Feeding your baby shouldn't hurt.

Does Breastfeeding Hurt?

by Eliza Martinez

In the initial days and weeks of breastfeeding, it's normal to experience some pain and tenderness. However, this initial discomfort should gradually diminish as days go by, notes the Central Carolina Obstetricians and Gynecologists. In the meantime, changing positions and using certain breastfeeding products can help. If pain persists, contact your doctor to rule out a problem.

1. Latching On

One the best ways to prevent pain while breastfeeding is to ensure that your baby is latched on properly. This refers to how her mouth and lips attach to your breast. With a proper latch, you're less likely to feel pain. Sit back in a comfortable chair in a tummy-to-tummy position with your baby -- and bring your baby to your breast rather than leaning forward toward her, suggests the American Pregnancy Association. Aim your nipple toward your baby's upper lip and nose, making sure your baby's mouth completely surrounds your areola. At the same time, her lips should resemble a fish mouth -- pursing up and out on your breast. You might still experience a bit of tenderness at the onset of breastfeeding, but ensuring that your baby's latch is correct makes it comfortable during this time.

2. Nipple Issues

Sometimes nursing can result in dry, cracked skin on your nipples. Applying a nipple cream can alleviate these conditions, according to the American Pregnancy Association. The cream soothes and moisturizes your nipples, while also creating a barrier between your baby's saliva and the wetness of your milk, both of which can exacerbate dryness and cracked skin on your nipples. Apply the cream both before and after you nurse, and don't worry about getting it into your baby's mouth. It's non-toxic and has a thick consistency, which helps prevent much of it from transferring.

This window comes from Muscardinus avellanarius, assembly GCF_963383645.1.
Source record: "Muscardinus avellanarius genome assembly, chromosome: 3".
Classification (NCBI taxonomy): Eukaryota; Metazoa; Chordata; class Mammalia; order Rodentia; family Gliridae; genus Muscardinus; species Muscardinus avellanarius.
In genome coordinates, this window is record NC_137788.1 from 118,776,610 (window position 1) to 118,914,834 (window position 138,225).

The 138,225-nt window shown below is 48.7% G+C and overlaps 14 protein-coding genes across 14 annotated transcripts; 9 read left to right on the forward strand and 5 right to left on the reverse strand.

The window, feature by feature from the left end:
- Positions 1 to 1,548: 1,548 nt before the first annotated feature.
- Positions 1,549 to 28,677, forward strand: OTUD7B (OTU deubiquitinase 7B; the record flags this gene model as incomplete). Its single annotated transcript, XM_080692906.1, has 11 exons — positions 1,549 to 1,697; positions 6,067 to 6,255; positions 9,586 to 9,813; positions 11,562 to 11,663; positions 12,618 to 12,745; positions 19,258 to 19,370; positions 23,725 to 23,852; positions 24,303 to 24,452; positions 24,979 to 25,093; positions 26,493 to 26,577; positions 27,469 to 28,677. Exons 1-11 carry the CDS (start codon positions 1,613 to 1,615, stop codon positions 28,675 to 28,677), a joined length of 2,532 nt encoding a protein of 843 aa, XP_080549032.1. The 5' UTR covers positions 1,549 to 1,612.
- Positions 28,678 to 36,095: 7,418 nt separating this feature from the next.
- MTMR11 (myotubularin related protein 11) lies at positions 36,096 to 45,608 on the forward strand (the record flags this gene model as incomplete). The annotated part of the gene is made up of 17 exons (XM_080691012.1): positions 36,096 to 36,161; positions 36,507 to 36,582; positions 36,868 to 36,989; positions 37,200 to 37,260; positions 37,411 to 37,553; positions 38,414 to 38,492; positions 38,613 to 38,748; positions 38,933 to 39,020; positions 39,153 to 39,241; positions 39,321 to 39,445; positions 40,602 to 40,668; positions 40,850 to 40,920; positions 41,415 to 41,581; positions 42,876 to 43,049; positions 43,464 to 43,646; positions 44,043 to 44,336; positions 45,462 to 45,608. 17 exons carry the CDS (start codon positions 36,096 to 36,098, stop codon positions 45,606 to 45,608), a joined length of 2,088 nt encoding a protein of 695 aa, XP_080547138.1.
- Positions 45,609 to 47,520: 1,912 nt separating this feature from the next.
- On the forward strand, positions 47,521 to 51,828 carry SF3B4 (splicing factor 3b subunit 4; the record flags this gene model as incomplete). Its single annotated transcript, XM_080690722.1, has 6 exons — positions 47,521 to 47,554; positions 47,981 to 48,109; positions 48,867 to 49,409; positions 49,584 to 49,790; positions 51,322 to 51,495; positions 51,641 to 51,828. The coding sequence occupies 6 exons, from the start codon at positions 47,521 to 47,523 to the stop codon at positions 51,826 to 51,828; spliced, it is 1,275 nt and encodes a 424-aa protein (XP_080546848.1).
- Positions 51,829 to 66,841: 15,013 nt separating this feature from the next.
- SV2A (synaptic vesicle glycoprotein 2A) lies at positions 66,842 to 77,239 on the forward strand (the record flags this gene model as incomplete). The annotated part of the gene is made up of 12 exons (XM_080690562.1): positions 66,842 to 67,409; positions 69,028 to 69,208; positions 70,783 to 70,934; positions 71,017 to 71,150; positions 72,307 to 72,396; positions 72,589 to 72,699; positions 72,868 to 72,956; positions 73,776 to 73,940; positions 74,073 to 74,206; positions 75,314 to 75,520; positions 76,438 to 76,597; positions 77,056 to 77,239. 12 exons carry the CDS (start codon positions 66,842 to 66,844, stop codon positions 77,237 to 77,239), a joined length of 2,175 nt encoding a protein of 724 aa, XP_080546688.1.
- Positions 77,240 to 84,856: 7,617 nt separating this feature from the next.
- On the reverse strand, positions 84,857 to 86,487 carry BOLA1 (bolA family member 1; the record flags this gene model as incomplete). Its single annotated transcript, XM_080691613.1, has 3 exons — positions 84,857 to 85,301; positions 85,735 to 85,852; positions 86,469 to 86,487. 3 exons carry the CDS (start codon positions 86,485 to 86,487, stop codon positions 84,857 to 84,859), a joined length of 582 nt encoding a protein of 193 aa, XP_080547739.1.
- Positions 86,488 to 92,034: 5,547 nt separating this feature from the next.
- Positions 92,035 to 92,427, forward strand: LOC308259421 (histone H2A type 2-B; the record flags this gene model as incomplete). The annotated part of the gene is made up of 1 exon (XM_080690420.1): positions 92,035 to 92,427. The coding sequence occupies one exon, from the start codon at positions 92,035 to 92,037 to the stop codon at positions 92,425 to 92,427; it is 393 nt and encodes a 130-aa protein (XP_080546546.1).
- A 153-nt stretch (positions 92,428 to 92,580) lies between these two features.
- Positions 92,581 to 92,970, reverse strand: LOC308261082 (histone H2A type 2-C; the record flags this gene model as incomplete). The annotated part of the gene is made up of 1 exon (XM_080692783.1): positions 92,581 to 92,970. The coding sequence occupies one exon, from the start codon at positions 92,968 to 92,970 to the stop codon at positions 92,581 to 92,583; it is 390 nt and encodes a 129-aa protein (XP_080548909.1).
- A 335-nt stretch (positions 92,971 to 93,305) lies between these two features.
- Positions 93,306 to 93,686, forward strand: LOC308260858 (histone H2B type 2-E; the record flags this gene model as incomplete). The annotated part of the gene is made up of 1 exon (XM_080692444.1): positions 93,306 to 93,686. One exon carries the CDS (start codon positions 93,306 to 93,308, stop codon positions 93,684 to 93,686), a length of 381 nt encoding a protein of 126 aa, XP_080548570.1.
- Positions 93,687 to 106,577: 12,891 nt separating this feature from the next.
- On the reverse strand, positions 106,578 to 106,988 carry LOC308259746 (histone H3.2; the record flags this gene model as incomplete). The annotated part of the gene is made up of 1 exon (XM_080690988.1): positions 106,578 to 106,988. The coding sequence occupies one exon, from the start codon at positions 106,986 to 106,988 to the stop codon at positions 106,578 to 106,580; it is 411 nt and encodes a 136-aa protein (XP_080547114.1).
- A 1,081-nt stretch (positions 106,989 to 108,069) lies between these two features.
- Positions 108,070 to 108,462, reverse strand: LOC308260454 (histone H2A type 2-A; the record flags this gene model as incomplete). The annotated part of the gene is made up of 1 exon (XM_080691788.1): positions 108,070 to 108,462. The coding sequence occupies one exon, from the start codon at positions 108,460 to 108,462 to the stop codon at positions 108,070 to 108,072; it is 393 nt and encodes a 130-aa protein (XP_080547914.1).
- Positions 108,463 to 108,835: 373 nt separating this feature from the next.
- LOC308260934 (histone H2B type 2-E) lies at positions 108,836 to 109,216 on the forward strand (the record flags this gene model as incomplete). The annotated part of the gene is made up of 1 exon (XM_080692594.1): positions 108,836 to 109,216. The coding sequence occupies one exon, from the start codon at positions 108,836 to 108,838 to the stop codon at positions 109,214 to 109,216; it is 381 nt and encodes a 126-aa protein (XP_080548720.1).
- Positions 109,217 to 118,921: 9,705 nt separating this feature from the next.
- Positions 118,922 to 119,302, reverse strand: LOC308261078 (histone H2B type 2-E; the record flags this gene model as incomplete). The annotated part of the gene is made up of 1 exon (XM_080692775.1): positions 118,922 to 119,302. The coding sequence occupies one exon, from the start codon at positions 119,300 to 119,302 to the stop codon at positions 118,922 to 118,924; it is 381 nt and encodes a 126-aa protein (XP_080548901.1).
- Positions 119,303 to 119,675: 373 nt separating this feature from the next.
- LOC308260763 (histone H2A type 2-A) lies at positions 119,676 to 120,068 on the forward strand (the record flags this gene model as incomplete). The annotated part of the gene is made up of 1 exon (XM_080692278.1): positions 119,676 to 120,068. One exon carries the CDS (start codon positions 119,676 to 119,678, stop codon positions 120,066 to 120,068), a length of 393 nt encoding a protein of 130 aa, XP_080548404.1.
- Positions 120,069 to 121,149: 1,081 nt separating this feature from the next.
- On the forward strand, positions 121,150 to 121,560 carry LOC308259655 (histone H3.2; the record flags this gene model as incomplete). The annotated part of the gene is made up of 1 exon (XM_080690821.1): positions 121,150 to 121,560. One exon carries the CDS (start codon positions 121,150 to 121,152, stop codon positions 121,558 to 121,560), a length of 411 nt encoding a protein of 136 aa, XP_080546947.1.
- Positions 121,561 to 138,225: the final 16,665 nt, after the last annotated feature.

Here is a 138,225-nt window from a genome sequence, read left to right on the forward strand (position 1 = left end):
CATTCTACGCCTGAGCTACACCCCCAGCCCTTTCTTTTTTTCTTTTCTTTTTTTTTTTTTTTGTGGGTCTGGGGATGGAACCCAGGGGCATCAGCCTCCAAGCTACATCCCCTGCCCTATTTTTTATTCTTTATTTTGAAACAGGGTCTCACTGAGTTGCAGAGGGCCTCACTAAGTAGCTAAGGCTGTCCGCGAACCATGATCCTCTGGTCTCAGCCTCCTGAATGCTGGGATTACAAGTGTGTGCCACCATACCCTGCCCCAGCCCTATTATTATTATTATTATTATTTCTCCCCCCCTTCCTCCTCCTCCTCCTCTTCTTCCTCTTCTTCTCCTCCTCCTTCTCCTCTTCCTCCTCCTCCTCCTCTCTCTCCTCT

3. Other Breastfeeding Products

There are additional products that can aid in alleviating pain during breastfeeding. A silicone nipple shield, which fits directly onto your breast, protects sore nipples by blocking them from some of the pressure associated with nursing. For a sore back, a nursing pillow can help you stay in a comfortable position. This doughnut-shaped device fits around your midsection so you have a place to rest your arms while you lean back. For general pain and soreness in your breasts, insert gel pads into your bra. Both the heated or chilled type can provide relief as you adapt to breastfeeding.

4. When to Call the Doctor

If you adjusted your position and worked on the latching process, but breastfeeding is still painful, talk to your doctor to rule out a breast infection. Called mastitis, this condition can occur due to a blocked milk duct or bacteria entering a crack in your nipple. In addition to pain, when you have mastitis, you might notice redness or swelling in your breast and it might be tender to the touch. Mastitis can also produce a fever. While you can continue nursing with the condition, treatment is necessary to get rid of the infection and prevent an abscess, which typically requires surgical drainage.

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